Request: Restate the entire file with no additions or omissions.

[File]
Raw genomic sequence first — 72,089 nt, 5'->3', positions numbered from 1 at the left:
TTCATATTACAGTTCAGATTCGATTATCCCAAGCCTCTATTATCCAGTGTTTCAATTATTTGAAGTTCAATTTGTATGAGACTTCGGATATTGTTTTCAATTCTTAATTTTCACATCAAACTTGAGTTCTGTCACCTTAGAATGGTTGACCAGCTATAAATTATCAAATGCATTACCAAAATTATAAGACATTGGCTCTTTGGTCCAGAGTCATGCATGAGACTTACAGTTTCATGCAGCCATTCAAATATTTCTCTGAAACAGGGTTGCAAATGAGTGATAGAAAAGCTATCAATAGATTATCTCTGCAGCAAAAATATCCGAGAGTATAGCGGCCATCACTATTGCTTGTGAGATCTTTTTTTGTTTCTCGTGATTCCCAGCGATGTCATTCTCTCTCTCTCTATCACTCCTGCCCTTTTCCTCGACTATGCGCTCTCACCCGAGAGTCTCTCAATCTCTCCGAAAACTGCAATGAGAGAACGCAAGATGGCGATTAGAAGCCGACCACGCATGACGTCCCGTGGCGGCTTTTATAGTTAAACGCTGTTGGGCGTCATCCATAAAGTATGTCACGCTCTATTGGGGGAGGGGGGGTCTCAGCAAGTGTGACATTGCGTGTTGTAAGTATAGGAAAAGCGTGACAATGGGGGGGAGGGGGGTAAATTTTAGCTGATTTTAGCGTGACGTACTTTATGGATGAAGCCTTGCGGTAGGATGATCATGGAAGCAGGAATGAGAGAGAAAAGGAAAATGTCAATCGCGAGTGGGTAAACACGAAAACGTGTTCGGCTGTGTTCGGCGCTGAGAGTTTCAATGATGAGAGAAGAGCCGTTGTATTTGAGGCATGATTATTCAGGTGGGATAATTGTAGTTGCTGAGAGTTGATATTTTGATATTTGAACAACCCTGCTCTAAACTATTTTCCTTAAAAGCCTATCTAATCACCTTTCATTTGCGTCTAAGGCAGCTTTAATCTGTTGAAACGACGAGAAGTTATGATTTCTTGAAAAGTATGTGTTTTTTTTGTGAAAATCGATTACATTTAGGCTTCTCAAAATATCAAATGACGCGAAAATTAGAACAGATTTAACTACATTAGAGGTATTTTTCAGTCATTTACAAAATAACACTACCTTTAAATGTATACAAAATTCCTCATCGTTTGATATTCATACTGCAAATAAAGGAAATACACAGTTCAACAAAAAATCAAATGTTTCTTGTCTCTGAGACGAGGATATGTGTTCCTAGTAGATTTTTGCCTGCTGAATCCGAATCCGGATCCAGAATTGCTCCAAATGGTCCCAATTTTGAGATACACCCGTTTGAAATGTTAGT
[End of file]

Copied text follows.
Raw genomic sequence first — 72,089 nt, 5'->3', positions numbered from 1 at the left:
TTCATATTACAGTTCAGATTCGATTATCCCAAGCCTCTATTATCCAGTGTTTCAATTATTTGAAGTTCAATTTGTATGAGACTTCGGATATTGTTTTCAATTCTTAATTTTCACATCAAACTTGAGTTCTGTCACCTTAGAATGGTTGACCAGCTATAAATTATCAAATGCATTACCAAAATTATAAGACATTGGCTCTTTGGTCCAGAGTCATGCATGAGACTTACAGTTTCATGCAGCCATTCAAATATTTCTCTGAAACAGGGTTGCAAATGAGTGATAGAAAAGCTATCAATAGATTATCTCTGCAGCAAAAATATCCGAGAGTATAGCGGCCATCACTATTGCTTGTGAGATCTTTTTTTGTTTCTCGTGATTCCCAGCGATGTCATTCTCTCTCTCTCTATCACTCCTGCCCTTTTCCTCGACTATGCGCTCTCACCCGAGAGTCTCTCAATCTCTCCGAAAACTGCAATGAGAGAACGCAAGATGGCGATTAGAAGCCGACCACGCATGACGTCCCGTGGCGGCTTTTATAGTTAAACGCTGTTGGGCGTCATCCATAAAGTATGTCACGCTCTATTGGGGGAGGGGGGGTCTCAGCAAGTGTGACATTGCGTGTTGTAAGTATAGGAAAAGCGTGACAATGGGGGGGAGGGGGGTAAATTTTAGCTGATTTTAGCGTGACGTACTTTATGGATGAAGCCTTGCGGTAGGATGATCATGGAAGCAGGAATGAGAGAGAAAAGGAAAATGTCAATCGCGAGTGGGTAAACACGAAAACGTGTTCGGCTGTGTTCGGCGCTGAGAGTTTCAATGATGAGAGAAGAGCCGTTGTATTTGAGGCATGATTATTCAGGTGGGATAATTGTAGTTGCTGAGAGTTGATATTTTGATATTTGAACAACCCTGCTCTAAACTATTTTCCTTAAAAGCCTATCTAATCACCTTTCATTTGCGTCTAAGGCAGCTTTAATCTGTTGAAACGACGAGAAGTTATGATTTCTTGAAAAGTATGTGTTTTTTTTGTGAAAATCGATTACATTTAGGCTTCTCAAAATATCAAATGACGCGAAAATTAGAACAGATTTAACTACATTAGAGGTATTTTTCAGTCATTTACAAAATAACACTACCTTTAAATGTATACAAAATTCCTCATCGTTTGATATTCATACTGCAAATAAAGGAAATACACAGTTCAACAAAAAATCAAATGTTTCTTGTCTCTGAGACGAGGATATGTGTTCCTAGTAGATTTTTGCCTGCTGAATCCGAATCCGGATCCAGAATTGCTCCAAATGGTCCCAATTTTGAGATACACCCGTTTGAAATGTTAGT